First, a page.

Yeah, I'm one of those, "sitting on Dad's lap and learning how to off-road" kind of guys. The smell of chaparral is one of my earliest sense-recognitions, and I've been devoted to the enjoyment of off-roading ever since.
Although my family has run the gamut of off-road vehicles through the years (Blazers, Broncos, Travel-Alls, Scouts, Suburbans, pick-ups, buggies, rails etc...), we have now officially returned to our roots by managing to own a trifecta of Jeeps. Three Jeeps in the driveway (well, when I come by to visit the old man anyways, and yes, the neighbors are starting to get nervous).
First, is my old man's 93 ZJ. He was practically waiting in line for it, and I was travelling across the country at the time, so I was a bit shocked to come home and see a white Limited Grand Cherokee residing in the former footprint of his 87 1 ton Sierra Classic Suburban. Since then he has added the compulsory Rancho 3" lift with RS9000's and some 31 x 10.50 Goodyear A/T's. Also included are a K&N filtercharger kit, a Jet chip (which I think is a better choice than the Mopar computer upgrade because of needing to tow in another Jeep, and it really runs well on 89 octane, but that is up for argument), Dynomax ceramic Street Series headers, hi-flo cats, a stainless Ultra-Flo with a big fat dump tube, Air Lift bags in the rear, big fat Hellwig bar for the rear, Energy poly everywhere else, Mopar swing away carrier, Clarion audio (for all that hick country he listens to... ugh!), Truck Vault in the rear cargo, and a pine tree air freshener. There may be some other mods, but its his Jeep, not mine... so there.
I have recently been graced with the debt of a white 99 XJ Classic. I was looking for a used Grand Cherokee (in succumbing to the fact that keeping my 89 CHP Mustang SCCA/PDC racer was not going to prevent me from getting tickets). And lo and behold, as I was walking off the dealer lot, I spied this little white booger peeking its headlights out from a row of 2000 ZJ's. Well, it was loaded with all the great options (minus all the gay foo foo and fah fah the Limited has) and after much sobbing and begging, Chrysler Credit let me drive off with it for 22K (down from 27K mind you, AND they threw in a 6 disc CD changer, upgraded alarm, and paint and fabric protection for free!). Now since the monthly payment is doing wonders to my debt to income ratio, the mods are coming along slow. I've installed the 3" Rancho lift with RS9000's (yes, that includes new rear springs, not that Add a Leaf stuff), RS5000 stabilizer, custom ram-air intake with conical K&N, a set of Michelin LTX M/S in 31x10.50 (I know, I know... but they were sitting in the backyard, and they were free except for the spare I had to purchase. Say what you want, but these things have some nasty tough sidewalls on them. Just get it above 95 and your kidneys will agree), Mopar molded mud flaps, bug shield, a pair of Hella 550 driving lamps, a factory service manual, and that's about it so far. The saga shall continue on this one!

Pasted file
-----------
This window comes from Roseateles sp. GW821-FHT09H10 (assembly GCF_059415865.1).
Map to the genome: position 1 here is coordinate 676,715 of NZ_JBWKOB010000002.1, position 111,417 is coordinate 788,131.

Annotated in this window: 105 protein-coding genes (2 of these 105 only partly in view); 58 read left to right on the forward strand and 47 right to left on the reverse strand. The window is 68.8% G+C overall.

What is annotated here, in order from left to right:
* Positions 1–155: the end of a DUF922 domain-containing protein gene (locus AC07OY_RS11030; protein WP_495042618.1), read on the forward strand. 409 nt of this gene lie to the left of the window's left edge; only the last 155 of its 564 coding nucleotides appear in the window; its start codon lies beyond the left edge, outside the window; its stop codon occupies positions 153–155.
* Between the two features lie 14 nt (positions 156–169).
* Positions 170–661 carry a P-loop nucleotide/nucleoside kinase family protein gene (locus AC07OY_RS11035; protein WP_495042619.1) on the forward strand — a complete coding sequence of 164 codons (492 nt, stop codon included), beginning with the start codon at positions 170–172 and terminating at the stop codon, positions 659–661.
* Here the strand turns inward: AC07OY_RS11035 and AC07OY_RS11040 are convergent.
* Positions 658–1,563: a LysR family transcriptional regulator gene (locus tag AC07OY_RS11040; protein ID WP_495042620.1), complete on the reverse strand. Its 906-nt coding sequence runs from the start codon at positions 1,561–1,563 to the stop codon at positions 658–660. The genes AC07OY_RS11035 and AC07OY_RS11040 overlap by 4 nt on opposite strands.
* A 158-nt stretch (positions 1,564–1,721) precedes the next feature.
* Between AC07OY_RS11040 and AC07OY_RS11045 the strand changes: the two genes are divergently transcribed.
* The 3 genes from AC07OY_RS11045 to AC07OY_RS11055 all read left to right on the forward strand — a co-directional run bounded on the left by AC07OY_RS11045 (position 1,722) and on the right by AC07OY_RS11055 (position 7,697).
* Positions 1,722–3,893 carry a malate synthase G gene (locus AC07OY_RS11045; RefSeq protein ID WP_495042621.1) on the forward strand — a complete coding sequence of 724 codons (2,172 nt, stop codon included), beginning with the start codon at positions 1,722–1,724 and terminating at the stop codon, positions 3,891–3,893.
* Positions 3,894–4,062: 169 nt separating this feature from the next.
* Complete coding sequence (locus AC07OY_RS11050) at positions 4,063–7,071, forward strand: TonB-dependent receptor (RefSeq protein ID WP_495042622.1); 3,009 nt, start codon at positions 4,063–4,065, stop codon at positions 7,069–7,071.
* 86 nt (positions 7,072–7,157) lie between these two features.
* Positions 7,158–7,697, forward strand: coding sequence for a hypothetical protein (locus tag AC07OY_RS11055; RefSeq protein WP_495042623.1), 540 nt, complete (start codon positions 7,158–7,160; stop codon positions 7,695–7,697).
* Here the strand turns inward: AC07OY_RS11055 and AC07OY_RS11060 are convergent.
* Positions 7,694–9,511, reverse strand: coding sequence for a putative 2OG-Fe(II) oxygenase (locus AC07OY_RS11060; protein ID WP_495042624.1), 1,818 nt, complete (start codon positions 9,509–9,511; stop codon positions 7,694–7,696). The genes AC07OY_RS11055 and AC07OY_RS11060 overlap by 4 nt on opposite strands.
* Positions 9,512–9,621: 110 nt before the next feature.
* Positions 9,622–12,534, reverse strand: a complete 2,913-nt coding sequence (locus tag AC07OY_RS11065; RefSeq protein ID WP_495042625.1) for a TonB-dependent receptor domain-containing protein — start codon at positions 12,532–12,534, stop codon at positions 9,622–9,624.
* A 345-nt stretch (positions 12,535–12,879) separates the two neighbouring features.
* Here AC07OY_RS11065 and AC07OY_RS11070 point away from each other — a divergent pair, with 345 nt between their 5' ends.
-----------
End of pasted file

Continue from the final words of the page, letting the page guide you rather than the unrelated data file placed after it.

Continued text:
And finally that brings us to the co-build of our little billy goat. It's a 51 CJ-3A Wilys. Under the hood lies the fabled 289 Ford Hi-Po V8 (which has NEVER overheated on us), complete with lots of chrome, a Holley 650 4bbl (which really gets upset with 45 degree inclines), dual batteries, dual remote oil filters, flex-fan and most importantly, a Borgenson steering shaft needle bearing u-joint. We actually had Great American smoke outs from grease melting out of the stock unit and onto the header daily. Thank you Borgenson! All that mess is mated to some mysterious old Ford truck 3 speed toploader with what feels like a 600LB Zoom clutch. Advance Adapters headers each have their own Super Turbo to spit into with side exits ahead of the 31 x 11.50 Goodyear AT's. Out back its the Dana 44 with a Detroit clamping onto 4.27 gears and free-floating axles. Up front is another 44 with the ARB part-time and the same gears and axles protruding out to the Warn manuals. Helping the transfer case is the Warn overdrive with all the granny gear we could ever ask for. Suspension is all Rancho and I think now it is sporting the 6" springs (even though there are three other sets stacked in the garage), with Con Fer shackles in 2", I believe, and Con Fer dual shock mount/ skid plate combo spring perches all around. All stock components (the few that were left) were replaced with new OEM units (thank you Four Wheel Parts Wholesalers!). It is fire-engine red and has dents and crumples in all the correct locations. Trail assist is provided by a Warn winch (I think the model number is 87124 or something. Its the big over/under worm gear unit, and it has NEVER been used), a Hi Lift jack, rear seat with cargo box below, home built swing away carrier for the spare, two blitz cans and another cargo box. Bikini and full soft Bestop's give us options with the exposure. Oh yeah, by the way, I had to learn how to drive a stick-shift with this thing, as it was the only mode of transport I had in high school. Can you say, "Oh my God! We're turning on three wheels again!", class? Maybe that's why I'm racing cars now, nothing could ever be tougher to finesse than this Jeep! There's a lot of other stuff on this little rock humper, but I am really getting tired of writing, and my tail is getting a bit sore. Hope you enjoyed my Jeep story as much as we enjoy our Jeeps!
P.S. I don't have a digital camera or a scanner, but I'm working on getting the photos up, okay? Later...